Some £234,923 is being spent on anti-poaching including recruiting, training and resourcing frontline rangers; £34,623 on building and maintaining electrified fences and migration pathways so that elephants can roam across the plains without trampling on fields and getting into conflict with local farmers; and £71,642 on new conservancies, including the 58,000-acre Loisaba Conservancy.
Daniel Lentipo, 32, is monitoring the impact of the establishment of the Loisaba Conservancy on the local elephant population. He has identified 700 new elephants who have migrated into the area since it became secure – but he has also noted that many of these newly arrived herds have unusually high numbers of calves in them.
“We can only conclude that they have been adopting orphans as a consequence of the poaching crisis that still rages beyond Loisaba’s borders, particularly to the north,” he said. “They are safer here, and in the other areas we can protect them, but beyond that the poachers are still taking their ivory.”
The brutal reality is that in 2014 alone, 36,000 elephants were killed across Africa. That is an average of one every 20 minutes. In Chad, which once had 15,000 elephants, there are now only 400. In Sierra Leone, the last elephant disappeared three years ago.
Our Elephant Appeal, and the money you gave, may have enabled us to turn the tide in the areas Space for Giants can protect but the continent’s poaching crisis – as those orphan calves tragically illustrate – continues.
That is why Space for Giants is now using the money and publicity our appeal generated as a springboard to expand its operations, and why I intend to keep working with them to do what we can to support their efforts.
In the coming months, it is hoped the charity’s anti-poaching model can be replicated in Gabon and Tanzania. Conversations with those country’s governments and wildlife services are well advanced as to how this can be best achieved.
In Kenya there is also much work still to do, not least as the poachers are responding to the greater efforts by charities such as Space for Giants to protect their quarry by investing in more weaponry and equipment.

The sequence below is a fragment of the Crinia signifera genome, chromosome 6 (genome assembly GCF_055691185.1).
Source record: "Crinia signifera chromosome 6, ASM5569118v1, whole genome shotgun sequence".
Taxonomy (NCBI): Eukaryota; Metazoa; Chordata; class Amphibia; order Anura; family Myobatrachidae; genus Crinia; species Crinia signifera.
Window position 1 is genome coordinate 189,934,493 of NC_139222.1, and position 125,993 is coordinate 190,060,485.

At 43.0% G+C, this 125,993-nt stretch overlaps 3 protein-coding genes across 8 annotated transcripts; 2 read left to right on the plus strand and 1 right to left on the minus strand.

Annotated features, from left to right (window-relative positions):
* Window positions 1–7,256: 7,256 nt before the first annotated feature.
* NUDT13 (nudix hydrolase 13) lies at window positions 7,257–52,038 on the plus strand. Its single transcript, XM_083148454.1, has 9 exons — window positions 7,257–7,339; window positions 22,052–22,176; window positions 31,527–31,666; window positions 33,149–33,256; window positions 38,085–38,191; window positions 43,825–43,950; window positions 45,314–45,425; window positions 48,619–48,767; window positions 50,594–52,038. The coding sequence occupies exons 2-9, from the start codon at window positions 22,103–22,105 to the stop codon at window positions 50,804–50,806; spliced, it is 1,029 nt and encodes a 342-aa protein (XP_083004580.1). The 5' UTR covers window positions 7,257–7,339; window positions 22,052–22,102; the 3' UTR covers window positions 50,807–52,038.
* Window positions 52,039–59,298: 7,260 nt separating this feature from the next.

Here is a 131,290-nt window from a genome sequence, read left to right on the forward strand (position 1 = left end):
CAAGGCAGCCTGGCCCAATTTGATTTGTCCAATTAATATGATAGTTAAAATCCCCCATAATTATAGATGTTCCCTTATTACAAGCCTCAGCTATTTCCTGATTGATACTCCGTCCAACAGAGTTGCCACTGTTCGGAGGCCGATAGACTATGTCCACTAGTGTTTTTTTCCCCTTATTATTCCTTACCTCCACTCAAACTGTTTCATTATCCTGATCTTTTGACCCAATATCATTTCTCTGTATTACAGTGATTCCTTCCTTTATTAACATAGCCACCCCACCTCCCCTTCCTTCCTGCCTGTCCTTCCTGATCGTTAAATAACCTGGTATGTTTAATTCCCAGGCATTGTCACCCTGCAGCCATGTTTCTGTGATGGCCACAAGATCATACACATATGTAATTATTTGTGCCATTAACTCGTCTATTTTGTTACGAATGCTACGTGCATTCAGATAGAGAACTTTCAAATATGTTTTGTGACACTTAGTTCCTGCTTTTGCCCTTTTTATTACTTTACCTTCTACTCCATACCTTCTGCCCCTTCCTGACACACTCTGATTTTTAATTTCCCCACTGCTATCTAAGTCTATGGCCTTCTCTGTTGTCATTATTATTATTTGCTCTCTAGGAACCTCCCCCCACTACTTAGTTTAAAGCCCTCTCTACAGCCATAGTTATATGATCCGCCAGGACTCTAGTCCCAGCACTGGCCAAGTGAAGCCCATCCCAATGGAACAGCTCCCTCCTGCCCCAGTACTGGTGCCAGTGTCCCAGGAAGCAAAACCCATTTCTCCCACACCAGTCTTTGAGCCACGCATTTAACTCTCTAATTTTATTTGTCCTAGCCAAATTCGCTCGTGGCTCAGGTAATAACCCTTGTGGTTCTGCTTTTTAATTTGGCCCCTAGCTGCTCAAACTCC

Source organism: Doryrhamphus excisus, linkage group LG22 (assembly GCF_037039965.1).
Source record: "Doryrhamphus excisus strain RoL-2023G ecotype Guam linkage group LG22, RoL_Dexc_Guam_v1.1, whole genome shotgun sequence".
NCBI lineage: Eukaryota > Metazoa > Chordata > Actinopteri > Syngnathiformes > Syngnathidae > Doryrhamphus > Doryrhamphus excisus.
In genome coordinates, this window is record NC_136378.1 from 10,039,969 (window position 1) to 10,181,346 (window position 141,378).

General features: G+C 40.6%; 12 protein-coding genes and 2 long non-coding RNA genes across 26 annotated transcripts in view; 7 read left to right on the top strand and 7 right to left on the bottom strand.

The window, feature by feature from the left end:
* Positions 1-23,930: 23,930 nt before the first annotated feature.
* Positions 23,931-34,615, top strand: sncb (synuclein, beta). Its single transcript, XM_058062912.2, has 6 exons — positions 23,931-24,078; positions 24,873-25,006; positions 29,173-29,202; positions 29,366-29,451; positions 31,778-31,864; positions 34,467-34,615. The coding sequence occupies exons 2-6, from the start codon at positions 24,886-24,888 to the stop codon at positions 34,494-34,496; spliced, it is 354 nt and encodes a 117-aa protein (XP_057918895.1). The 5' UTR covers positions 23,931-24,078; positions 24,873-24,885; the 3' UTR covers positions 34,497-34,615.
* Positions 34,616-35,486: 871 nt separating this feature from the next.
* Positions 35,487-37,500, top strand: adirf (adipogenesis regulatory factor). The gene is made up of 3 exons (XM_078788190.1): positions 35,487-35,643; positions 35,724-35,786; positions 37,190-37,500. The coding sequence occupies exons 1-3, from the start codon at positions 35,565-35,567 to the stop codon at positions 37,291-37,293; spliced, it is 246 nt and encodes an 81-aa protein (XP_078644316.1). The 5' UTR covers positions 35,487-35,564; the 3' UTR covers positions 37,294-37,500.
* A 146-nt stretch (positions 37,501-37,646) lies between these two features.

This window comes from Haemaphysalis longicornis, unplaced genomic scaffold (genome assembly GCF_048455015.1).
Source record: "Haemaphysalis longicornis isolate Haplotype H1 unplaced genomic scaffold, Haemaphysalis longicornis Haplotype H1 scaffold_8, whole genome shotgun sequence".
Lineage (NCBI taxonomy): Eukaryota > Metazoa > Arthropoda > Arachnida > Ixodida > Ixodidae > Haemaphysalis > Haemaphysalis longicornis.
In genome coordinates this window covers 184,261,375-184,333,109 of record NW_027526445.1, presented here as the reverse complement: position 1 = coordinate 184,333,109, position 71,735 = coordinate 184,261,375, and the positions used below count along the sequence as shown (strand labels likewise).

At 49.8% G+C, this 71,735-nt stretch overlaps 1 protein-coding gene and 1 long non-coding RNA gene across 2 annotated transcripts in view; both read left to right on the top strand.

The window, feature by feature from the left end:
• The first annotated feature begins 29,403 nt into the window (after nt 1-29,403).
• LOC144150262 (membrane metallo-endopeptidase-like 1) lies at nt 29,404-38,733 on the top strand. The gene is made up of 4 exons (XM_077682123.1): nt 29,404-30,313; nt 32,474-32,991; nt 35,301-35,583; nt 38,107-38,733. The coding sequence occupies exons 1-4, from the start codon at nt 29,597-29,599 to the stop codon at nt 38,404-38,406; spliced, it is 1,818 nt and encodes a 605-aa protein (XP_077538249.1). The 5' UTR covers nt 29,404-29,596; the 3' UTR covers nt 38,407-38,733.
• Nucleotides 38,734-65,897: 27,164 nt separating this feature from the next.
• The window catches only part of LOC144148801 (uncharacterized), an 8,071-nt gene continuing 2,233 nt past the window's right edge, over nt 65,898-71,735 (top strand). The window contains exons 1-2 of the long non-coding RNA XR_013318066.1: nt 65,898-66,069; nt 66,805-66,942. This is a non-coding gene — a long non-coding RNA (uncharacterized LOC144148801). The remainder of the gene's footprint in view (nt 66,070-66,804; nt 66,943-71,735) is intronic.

This means the fight to protect the country’s wildlife is only becoming more dangerous. Corruption also remains a major problem.
However, we can be proud of what has been achieved this year. On my most recent visit to Kenya, I watched as one of the latest units of rangers financed by Space for Giants underwent training. Afterwards I asked its newly appointed commander why he had signed up.
“In many parts of this country there is no wildlife left,” he told me. “At least we are ensuring that in the future some will be left.”
That is true. And a key part of the reason for that is what you helped achieve during our appeal last Christmas.
The money donated has saved elephants that would otherwise have been killed so that their tusks could be turned into trinkets. That would have been a tragedy. Thank you again for your generosity in enabling it to be stopped.
A full breakdown of the projects the money raised in The Independent’s Elephant Appeal has helped finance can be found at www.independent.co.uk/elephantcampaign. To find out more about Space for Giants and its work go to www.spaceforgiants.org.
Evgeny Lebedev is the owner of the Independent and Evening Standard newspapers. Follow him on Twitter @mrevgenylebedev